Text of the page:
Example of compose generic types

## Heterogeneous product

The **heterogeneous product** pattern allows an application to compose type traits together building a new one, which “inherits” properties of composed types. Let’s evaluate the purpose of the pattern in the context of following types `Seq`

and `Eq`

:

```
/*
Seq defines fundamental general purpose sequence
*/
type Seq[S any, T any] interface {
Head(S) *T
Tail(S) S
IsVoid(S) bool
}
/*
Eq : T ⟼ T ⟼ bool
Each type implements own equality, mapping pair of value to bool category
*/
type Eq[T any] interface {
Equal(T, T) bool
}
```

The definition of equality for sequence requires the definition of traversal trait. However, the application does not want to re-implement equality for various classes of the sequence. Instead, it aims for re-usability building the new equality laws from existing constructs `Seq × Eq ⟼ SeqEq`

.

```
/*
SeqEq is a heterogeneous product of Seq and Eq laws.
It composes two types together that "knows" how to compare sequences.
*/
type SeqEq[S, T any] struct {
Seq[S, T]
Eq[T]
}
// implements equality rule for sequence using Seq & Eq type classes.
func (seq SeqEq[S, T]) Equal(a, b S) bool { /* ... */ }
```

Newly composed trait is a product of two types.

Example of heterogenous product

## Afterwords

The post have defined a basic principles of composing types into high order constructs. It follows Hilbert’s axiomatic method “to build everything from as few notions as possible”. All defined combinators use standard Golang notations from which other combinator notations are constructed. Think about combinator expressions in the terms of the language being able to define how types and instances should transform. These expressions shown that any universal computational could be reduced to an expression purely in terms of types and combinators. The crucial idea of these expressions is the computational language, which delivers abstractions, where anyone can declare things and then reuse them without having to think about how they’re built inside.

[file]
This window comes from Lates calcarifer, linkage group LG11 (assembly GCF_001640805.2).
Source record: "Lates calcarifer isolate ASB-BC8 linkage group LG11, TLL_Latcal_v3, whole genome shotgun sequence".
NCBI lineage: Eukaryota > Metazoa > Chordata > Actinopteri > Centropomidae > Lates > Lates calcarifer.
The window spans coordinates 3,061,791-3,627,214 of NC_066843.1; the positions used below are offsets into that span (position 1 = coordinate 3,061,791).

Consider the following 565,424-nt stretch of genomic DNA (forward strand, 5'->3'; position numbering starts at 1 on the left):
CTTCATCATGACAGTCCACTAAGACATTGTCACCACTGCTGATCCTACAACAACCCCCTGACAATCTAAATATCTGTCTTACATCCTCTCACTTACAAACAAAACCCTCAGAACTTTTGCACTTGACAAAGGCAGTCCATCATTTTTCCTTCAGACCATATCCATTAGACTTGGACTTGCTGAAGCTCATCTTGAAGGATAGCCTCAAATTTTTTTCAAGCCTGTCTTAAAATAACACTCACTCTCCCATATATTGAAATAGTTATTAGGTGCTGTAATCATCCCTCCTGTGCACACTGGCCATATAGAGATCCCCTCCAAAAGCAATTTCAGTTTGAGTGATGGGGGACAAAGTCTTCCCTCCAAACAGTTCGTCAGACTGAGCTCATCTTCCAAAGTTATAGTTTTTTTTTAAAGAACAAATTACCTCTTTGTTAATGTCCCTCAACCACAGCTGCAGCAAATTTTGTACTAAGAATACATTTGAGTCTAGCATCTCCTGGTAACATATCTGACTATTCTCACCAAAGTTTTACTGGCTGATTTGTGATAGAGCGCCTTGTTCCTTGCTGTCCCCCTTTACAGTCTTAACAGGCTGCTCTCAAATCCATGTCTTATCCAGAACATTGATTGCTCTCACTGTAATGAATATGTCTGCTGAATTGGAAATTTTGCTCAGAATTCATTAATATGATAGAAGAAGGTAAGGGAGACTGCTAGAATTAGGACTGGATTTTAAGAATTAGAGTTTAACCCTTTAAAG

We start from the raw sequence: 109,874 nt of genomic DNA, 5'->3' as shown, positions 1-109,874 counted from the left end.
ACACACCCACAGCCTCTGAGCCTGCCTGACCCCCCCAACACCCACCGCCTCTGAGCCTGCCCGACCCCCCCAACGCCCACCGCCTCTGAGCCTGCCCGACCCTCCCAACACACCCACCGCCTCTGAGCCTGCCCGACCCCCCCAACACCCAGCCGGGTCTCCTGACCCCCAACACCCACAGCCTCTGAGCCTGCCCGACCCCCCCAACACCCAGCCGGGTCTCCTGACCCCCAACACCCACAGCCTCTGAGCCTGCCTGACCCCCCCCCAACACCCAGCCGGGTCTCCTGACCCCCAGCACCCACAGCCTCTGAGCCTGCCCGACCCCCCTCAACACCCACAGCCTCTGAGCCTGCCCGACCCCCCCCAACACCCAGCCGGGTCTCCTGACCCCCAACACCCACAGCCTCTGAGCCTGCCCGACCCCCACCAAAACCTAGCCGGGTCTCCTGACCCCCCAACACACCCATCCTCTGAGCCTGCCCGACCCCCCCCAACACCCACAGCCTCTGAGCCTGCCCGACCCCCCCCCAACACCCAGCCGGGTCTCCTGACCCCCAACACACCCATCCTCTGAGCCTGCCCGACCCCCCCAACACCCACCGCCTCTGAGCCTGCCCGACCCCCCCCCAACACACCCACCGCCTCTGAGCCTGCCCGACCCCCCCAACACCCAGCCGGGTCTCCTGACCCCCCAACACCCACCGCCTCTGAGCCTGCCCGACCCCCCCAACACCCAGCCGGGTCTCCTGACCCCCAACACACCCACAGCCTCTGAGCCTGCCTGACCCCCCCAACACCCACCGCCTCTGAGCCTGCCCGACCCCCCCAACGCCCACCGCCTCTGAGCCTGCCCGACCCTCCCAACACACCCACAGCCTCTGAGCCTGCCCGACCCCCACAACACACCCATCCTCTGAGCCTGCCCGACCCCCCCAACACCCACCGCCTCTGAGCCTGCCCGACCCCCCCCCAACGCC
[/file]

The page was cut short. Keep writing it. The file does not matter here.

In the end, combinators are fundamentally computational constructs. It is surprising, just how simple the combinator systems can be. Combinators make a bridge to the way humans think, allowing anyone to represent anything using structured symbolic expressions.

## References

The post is based on the following articles.

- Featherweight Go
- Functional design: combinators
- Combinators and the Story of Computation
- Parametric polymorphism, Records, and Subtyping
- Type classes
- Implementing, and Understanding Type Classes
- Higher-order functions vs interfaces in golang
- Inheritance vs Generics vs TypeClasses in Scala
- Common combinators in JavaScript
- Haskell’s TypeClasses and Go’s Interfaces